“He was our daddy before all of that,” she said with reminiscing smile. “He was 10-feet tall and bulletproof.”
Her voice echoes from the kitchen throughout the rest of the living room, which is directly attached to it. An obvious patriotic color scheme, complimented by other red, white, blue home décor, covers the entire living and dining area — the Stars and Stripes neatly folded in a triangular fashion is present, as it always had been, near the fireplace. It’s in perfect position to be viewed from anywhere within the living area, especially from the dining table, where Tina Pittman-Carr sat.
Her father, Richard Pittman, a Vietnam veteran died at 71, on Oct. 13th in Stockton. A Stockton Unified School District elementary school is named after him.
His family is mourning the loss of a larger-than-life character.
Tina, remembers the salutes her father, a Master Gunnery Sergeant, would get upon entering any base, and how she assumed it was a common practice for guards to salute everyone.
Then she noticed other Marines weren’t being saluted.
“I tried to tell my mama on the guards because I thought they weren’t doing their jobs right,” she said. Her father found out about her catching on, and instructed the guard to salute everyone who accompanied Tina simply so she wouldn’t assume her daddy was different.
The veteran seemed to have that kind of power most places he went.
“We still knew he was the biggest, baddest Marine of them all, but we thought he was normal,” she said.
Rick was an influential person, not only on base but with whoever he was with. He grew up in a poor family in Stockton, and graduated from Franklin High School. He wanted a better life for his children.
One of the many jobs Rick had was military police and he liked working first watch, which is from midnight to 6 a.m. It’s not the most convenient time to work on a daily basis, but one of the reasons he liked doing it was because it allowed him to make a breakfast every morning for his girls.
“I don’t ever remember not having a warm breakfast when dad was there,” Tina said. That’s one of the many memories Tina has of her father growing up.
There are only so many things Rick doesn’t like in this world, one of them being his daughters crying and another being the dark.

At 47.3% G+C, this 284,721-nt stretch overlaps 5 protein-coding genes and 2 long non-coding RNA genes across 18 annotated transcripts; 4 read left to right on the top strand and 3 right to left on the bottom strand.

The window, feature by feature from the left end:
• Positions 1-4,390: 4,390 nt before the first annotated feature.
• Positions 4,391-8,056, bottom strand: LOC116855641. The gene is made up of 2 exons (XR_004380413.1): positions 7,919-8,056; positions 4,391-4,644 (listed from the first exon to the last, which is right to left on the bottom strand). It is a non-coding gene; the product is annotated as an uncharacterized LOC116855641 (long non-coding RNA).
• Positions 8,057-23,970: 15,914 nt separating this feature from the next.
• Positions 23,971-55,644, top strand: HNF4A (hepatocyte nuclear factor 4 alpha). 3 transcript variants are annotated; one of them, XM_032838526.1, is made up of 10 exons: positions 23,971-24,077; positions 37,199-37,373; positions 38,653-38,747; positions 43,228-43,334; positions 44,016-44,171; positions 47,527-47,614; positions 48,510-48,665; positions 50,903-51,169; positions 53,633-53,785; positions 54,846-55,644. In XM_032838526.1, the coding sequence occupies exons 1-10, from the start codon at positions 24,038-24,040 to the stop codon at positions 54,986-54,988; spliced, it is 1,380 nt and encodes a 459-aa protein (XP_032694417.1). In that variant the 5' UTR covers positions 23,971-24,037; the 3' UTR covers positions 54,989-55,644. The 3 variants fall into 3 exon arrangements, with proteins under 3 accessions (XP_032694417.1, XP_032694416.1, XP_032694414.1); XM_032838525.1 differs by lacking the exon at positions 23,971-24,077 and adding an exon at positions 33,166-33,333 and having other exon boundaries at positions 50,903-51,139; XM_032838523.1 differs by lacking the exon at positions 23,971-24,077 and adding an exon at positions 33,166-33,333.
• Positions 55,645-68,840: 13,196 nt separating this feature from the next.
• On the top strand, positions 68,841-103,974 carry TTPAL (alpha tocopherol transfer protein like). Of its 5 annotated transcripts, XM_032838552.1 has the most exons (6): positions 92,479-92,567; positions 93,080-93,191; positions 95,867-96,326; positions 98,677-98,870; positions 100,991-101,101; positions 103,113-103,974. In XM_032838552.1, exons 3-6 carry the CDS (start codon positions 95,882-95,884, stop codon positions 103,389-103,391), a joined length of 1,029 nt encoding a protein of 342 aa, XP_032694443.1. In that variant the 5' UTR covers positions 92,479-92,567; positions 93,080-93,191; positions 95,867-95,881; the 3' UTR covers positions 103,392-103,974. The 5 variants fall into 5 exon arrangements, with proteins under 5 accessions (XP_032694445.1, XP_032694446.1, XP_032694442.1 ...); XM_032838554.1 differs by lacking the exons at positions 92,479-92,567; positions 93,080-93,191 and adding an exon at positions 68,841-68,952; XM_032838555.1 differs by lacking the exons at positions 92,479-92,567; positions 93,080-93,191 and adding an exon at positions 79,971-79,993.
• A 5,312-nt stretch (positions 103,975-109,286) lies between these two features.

Tina never remembered waking up to darkness — there were always nightlights lining the walls. “He called them his ‘aiming lights,’” she said. “He always made us feel safe, he was always on watch. He usually never slept for more than an hour at a time, the rest of the time he spent in bed he wasn’t getting much sleep.”
Considering what Rick has experienced, no one can blame him for not liking the dark.
He served in the Marine Corps during the Vietnam War, and fought in countless fire-fights — so many in fact that the lines dividing them were blurry. He earned the Medal of Honor, the highest U.S. military honor, for his bravery overseas.
But that’s not why his girls call him 10-feet tall and bulletproof.
“Of course he was a big, bad Marine and cop,” Tina said. “But we adored him.”
As decorated as he was, Rick never expected a superstar from his girls, and Tina said she never felt like he wasn’t proud of them. That doesn’t mean he didn’t have expectations. “One time in high school my mom made me call him and tell him that I failed one of my classes, and the first thing he said to me was ‘a rock could sit in the class and get a D,’” she said.
The love for his daughters was the same as his love for his grandchildren.
“He was there every step of the way,” Tina said with a smile. “He bought everything in the catalog in the exact pattern I wanted, he picked the kids up from school, he’d take them for ice cream, everything.” She said the reason he was so involved was because he believed grandkids are ‘do-overs,’ and he wanted to give them everything he couldn’t give to his children.
One-word Rick wouldn’t discuss with his daughters was the one they’re grappling with right now.
“We lived as if he was never going to die,” said Tina. In his 60s, Rick began experiencing health problems. His chest cavity filled with fluid a few months after his open-heart surgery, which eventually led to a medically-induced coma. His daughters, knowing he would rather not be in the hospital, took turns staying with him. He was only without family for one night.
That one night, after Tina left, doctor’s immediately called her back.
“All they said was that his heartbeat jumped over 100-beats per minute and they wanted me to come to see if he could be calmed down,” Tina said. “So I go there and just talk to him because I know he’s listening.” The doctors assigned to Rick told Tina his pulse must be near 80 bpm — and that’s exactly what she talked her father down to.
Tina’s response to the baffled doctors? “All he needs to know is that someone has his six.”
Rick continued spending time with family after he left the hospital, until he passed away last month in Stockton. Once that happened, his name received national attention again. Facebook videos began popping up, with some of them reaching several million views.
“It’s surreal to see those videos and pictures all over the internet. But again it didn’t change how we felt about him. The pictures, the videos, his things, they’re all just stuff. Don’t get me wrong, I respect that he’s a national hero, but he was our dad before anything else. Everything we are, everything he gave to us, is in here,” Tina said, pointing to her heart. “He was 10-feet tall and bulletproof before we even knew he had the medal.”